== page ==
conceive what circumstances give to Fort Washington so great a
degree of value and importance as to counterbalance the probability
or almost certainty of losing 1,400 of our best troops."
With some 2,000 of his troops, Washington moved down the west
side of the Hudson and reached Fort Lee on November 13.
Meanwhile, Greene had reinforced Magaw's original garrison of
about 2,000 men with an additional 900. Greene continued to favor a
defense of the fort, and Washington finally relied upon his
subordinate's judgment. Washington would later write that Congress's
desire to retain the area's defense and his own wish to keep an
impediment in the way of the British "caused that warfare in my
mind and hesitation which ended in the loss of the garrison."
On November 4, Howe dispatched several brigades to march quickly
south and reinforce Brig. Wilhelm von Knyphausen. His division had
crossed the river at Kingsbridge on November 2 and began
harassment of the rebels in the northern outpost of Fort Tyron.
On November 14, during the night, 30 British flatboats sailed up the
river past Fort Washington undetected by the Americans. The
following day the enemy approached the fort in force.
Cornwallis and Brig. Edward Matthew were to approach from across
the Harlem River on the east, and Percy was to strike from the south.
A British officer was sent to summon Magaw to surrender with the
threat of no quarter if the fort was stormed. Magaw flatly refused. He
had dispersed his forces at the various outposts on the three sides of
the fort, posting minor detachments in between. The Americans
covered a large perimeter of 4 to 5 miles.
On November 16, early on the morning, Knyphausen opened the
attack against Col. Moses Rawlings's Virginia and Maryland riflemen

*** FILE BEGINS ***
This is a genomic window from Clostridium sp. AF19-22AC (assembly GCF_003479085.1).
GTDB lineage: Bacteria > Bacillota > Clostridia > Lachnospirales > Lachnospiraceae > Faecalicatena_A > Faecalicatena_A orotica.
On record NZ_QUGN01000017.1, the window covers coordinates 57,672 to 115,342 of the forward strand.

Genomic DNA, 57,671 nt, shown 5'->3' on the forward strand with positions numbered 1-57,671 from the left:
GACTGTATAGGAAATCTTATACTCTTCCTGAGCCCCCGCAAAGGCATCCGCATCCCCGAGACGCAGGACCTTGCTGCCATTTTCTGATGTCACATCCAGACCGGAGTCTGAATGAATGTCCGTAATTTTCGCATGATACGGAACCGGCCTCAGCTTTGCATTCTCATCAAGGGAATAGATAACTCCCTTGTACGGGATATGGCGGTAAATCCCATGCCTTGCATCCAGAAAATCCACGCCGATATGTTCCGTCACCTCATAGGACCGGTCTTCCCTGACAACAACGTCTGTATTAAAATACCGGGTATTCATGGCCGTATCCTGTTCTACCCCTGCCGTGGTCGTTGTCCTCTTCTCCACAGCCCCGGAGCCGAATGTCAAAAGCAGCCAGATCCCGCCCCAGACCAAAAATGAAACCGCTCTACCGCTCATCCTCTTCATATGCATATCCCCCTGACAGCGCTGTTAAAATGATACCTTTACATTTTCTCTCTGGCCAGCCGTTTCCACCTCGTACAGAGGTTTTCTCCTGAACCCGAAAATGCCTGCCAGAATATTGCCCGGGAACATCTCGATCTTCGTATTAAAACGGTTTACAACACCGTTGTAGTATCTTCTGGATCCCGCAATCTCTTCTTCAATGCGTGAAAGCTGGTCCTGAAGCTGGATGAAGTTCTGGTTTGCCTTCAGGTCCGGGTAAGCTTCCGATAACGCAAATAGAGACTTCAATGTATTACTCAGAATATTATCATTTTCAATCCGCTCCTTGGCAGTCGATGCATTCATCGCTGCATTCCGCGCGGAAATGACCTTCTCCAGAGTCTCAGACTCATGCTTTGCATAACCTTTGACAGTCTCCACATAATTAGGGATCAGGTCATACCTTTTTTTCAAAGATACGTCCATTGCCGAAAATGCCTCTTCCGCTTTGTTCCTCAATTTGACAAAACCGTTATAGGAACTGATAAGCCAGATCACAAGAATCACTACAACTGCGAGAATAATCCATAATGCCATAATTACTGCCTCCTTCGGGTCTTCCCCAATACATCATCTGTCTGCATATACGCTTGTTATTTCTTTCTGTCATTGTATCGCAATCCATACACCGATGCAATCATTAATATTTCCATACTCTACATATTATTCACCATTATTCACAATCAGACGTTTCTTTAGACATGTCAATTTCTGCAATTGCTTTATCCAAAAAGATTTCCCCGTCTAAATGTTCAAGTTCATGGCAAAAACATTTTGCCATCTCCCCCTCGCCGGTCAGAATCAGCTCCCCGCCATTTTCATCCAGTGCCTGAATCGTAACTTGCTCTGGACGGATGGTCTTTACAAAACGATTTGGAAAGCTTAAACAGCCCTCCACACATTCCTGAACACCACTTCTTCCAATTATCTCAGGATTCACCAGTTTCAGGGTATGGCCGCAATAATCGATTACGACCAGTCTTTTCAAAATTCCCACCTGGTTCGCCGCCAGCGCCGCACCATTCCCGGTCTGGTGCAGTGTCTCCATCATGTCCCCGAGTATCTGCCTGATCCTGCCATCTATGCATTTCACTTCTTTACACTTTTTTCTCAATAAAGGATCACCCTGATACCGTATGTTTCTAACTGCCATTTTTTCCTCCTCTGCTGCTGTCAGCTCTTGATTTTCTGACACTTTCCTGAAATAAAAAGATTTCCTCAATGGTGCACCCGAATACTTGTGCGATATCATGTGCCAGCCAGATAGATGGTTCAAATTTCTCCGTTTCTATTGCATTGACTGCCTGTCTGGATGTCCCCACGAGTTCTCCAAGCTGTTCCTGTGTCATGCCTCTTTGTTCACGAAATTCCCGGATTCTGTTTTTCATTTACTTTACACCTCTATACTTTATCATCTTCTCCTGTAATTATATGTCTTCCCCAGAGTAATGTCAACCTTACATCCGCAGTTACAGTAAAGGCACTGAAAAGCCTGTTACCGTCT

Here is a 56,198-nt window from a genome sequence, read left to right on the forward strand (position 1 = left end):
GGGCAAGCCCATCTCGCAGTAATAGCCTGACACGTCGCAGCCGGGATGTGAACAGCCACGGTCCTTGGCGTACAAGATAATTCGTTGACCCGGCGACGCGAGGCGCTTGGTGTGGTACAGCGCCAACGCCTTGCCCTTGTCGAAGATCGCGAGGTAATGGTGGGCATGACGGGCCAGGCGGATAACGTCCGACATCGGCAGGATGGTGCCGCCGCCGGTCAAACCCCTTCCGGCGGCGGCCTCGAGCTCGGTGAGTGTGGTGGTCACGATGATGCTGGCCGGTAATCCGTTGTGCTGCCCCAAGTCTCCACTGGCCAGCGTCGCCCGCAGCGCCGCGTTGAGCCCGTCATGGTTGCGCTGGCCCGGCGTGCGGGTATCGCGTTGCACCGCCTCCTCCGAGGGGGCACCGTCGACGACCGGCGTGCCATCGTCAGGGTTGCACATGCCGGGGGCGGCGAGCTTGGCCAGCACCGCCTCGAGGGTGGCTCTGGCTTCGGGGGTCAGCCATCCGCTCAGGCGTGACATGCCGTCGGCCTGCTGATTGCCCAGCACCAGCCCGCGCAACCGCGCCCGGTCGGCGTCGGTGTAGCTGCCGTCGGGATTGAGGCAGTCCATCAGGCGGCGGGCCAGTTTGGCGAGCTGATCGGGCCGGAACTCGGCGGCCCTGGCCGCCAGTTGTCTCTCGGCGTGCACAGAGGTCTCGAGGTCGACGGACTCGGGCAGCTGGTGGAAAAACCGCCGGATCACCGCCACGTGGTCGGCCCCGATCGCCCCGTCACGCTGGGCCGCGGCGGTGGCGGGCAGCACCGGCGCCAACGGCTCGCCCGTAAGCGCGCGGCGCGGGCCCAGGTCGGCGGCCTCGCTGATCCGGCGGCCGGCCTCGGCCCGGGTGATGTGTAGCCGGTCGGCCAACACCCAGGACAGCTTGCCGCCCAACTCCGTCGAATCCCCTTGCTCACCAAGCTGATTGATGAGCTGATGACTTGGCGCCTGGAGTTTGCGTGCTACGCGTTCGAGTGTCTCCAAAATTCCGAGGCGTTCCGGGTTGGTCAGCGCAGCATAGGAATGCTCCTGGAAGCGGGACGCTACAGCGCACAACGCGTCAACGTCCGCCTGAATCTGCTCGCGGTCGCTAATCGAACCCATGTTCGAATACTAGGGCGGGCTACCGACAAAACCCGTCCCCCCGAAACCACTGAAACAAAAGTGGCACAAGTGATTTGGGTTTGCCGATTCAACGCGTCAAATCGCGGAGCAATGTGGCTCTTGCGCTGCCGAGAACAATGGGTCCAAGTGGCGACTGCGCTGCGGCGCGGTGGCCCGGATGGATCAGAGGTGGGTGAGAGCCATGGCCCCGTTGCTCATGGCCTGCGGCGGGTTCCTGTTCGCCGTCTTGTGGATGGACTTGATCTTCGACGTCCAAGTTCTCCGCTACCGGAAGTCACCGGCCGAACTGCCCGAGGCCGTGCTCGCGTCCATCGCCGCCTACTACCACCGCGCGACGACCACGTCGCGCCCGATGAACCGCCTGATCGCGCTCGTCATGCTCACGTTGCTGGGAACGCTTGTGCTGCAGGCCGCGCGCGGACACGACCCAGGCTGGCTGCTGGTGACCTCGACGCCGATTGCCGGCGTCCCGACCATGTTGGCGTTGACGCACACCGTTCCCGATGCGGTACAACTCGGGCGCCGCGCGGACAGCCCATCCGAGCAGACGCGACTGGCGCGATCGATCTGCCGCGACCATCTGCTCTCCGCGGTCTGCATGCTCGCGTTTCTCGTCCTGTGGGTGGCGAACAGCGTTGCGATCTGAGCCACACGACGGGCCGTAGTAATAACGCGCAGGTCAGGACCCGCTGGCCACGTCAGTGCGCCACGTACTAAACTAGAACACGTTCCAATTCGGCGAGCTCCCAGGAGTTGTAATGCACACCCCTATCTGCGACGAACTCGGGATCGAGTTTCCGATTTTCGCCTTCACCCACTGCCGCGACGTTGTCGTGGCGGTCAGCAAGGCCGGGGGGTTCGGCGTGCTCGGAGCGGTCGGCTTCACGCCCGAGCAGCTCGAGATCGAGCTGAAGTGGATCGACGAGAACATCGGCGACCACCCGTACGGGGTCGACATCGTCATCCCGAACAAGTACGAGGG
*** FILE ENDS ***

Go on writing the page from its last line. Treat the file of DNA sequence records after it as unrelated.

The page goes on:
who managed to stall the Germans temporarily. Mr. Lossing, in his
Field Book, says:
"On the 15th, Howe was informed of the real condition of the
garrison and works at Fort Washington, by a deserter from Magaw's
battalion, and he immediately sent a messenger with a summons for
the commander to surrender, or peril his garrison with the doom of
Howe, confident of success, ordered a cannonade to be opened upon
Magaw, in a brief note, promptly refused compliance,
and sent a copy of his answer to Washington at Hackensack.
the American outworks from two British redoubts, situated on the
east side of the Harlem, a little above the High Bridge. The
cannonade commenced early on the morning of the 16th, to cover the
landing of troops which crossed the Harlem there, preparatory to a
combined attack at four different points.
Expecting this, Magaw made a judicious disposition of his little force. Colonel Rawlings,
with his Maryland riflemen, was posted in a redoubt (Fort
George) upon a hill north of Fort Washington, and a few men
were stationed at the outpost, called Cock-hill Fort. Militia of the
Flying Camp under Colonel Baxter, were placed on the rough
wooded hills east of the fort along the Harlem River, and others,
under Ensign Johann Peter Hachenberg and Colonel Lambert
Cadwalader, of Pennsylvania, manned the lines in the direction
of New York.
Percy advanced on Lt. Col. Lambert Cadwalader’s Pennsylvanians
but halted his forces (to the Americans' surprise) to wait for a signal
gun from Cornwallis or Mathew. Washington, Greene, Maj. Gen.
Israel Putnam, and Brig. Gen. Hugh Mercer crossed to Fort
Washington as the firing commenced, but they could do nothing to
help Magaw and so returned to Fort Lee to watch the developing
Mathew, who had been somewhat delayed by the tide pushed across
the river and established a foothold on Laurel Hill. Cornwallis
followed with more troops.
Once the signal had gone out to Percy, pressure on the Americans
began to mount. Rawlings was force back and Cadwalader withdrew.
Confusion was rampant within the reduced perimeter; the retreating
Americans poured into the fort. By 3:00 P.M., the Germans had
reached Fort Washington from the north, and the British were in view
on the east and south. Despite the original surrender terms, another
flag was sent into Magaw to ask for capitulation. Realizing that to stand now would create a bloodbath within the crowded fort, Magaw
surrendered. The attack cost the British and Germans 67 killed, 335
wounded, and 6 missing. The Americans suffered 54 killed and 2,858
captured, including probably more than 1,000 wounded. The loss of
all their arms and equipment was especially damaging. Fort Lee was
now untenable and Washington began transporting the ammunition
out of the fort.
On November 19, during the night, the British brought boats
through the Harlem River and carried a force under Cornwallis